Sommersemester 2024

Evolutionary Robotics


Evolutionary robotics belongs to the field of artificial intelligence, in particular machine learning. Key idea is to use optimization methods to synthesize controllers for mobile robots.

"Evolutionary robotics is a new technique for automatic creation of autonomous robots. It is inspired by the Darwinian principle of selective reproduction of the fittest. It is a new approach which looks at robots as autonomous artificial organisms that develop their own skills in close interaction with the environment without human intervention. Heavily drawing from natural sciences like biology and ethology, evolutionary robotics makes use of tools like neural networks, genetic algorithms, dynamic systems, and biomorphic engineering." (Nolfi and Floreano, 'Evolutionary Robotics')

"An initial population of different artificial chromosomes, each encoding the control system (and sometimes the morphology) of a robot, are randomly created and put in the environment. Each robot (physical or simulated) is then let free to act (move, look around, manipulate) according to a genetically specified controller while its performance on various tasks is automatically evaluated. The fittest robots are allowed to reproduce (sexually or asexually) by generating copies of their genotypes with the addition of changes introduced by some genetic operators (e.g., mutations, crossover, duplication). This process is repeated for a number of generations until an individual is born which satisfies the performance criterion (fitness function) set by the experimenter." (Nolfi and Floreano, 'Evolutionary Robotics')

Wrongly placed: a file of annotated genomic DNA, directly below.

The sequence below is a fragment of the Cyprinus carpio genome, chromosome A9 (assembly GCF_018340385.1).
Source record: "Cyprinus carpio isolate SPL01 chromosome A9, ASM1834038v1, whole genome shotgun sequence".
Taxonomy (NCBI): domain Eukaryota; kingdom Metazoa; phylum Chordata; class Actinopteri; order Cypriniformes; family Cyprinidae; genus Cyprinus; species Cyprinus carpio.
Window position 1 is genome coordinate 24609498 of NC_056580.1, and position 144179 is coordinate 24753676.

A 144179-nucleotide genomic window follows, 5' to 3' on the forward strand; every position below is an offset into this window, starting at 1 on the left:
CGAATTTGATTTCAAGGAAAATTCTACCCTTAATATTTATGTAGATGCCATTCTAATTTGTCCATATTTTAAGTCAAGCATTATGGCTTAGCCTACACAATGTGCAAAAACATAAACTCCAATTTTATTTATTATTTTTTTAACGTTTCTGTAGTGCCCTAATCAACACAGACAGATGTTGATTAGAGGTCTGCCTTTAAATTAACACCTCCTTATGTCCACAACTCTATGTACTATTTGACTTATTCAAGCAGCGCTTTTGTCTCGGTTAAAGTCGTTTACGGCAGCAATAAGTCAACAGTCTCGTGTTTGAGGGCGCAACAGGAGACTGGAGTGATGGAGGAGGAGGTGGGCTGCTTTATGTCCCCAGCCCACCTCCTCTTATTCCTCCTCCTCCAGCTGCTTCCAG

In difference to the application of evolutionary algorithms in optimization, challenges in evolutionary robotics are autonomy, time efficiency, and the complexity of fitness space and search space. The course covers the biological fundamentals, an overview of evolutionary algorithms, artificial neural networks, how to evolve robots, co-evolution, and a number of sophisticated state-of-the-art techniques to improve the performance of the evolutionary robotics approach.


  • Nolfi, S. and Floreano, D. Evolutionary Robotics: The Biology, Intelligence, and Technology of Self-Organizing Machines, MIT Press, 2001
  • Bongard, J. C. (2013). Evolutionary robotics. Communications of the ACM, 56(8), 74-83.
  • Eiben, A. E., & Smith, J. (2015). From evolutionary computation to the evolution of things. Nature, 521(7553), 476-482.
  • Doncieux, S., Bredeche, N., Mouret, J.-B., and Eiben, A. E. (2015). Evolutionary robotics: what, why, and where to. frontiers in Robotics and AI,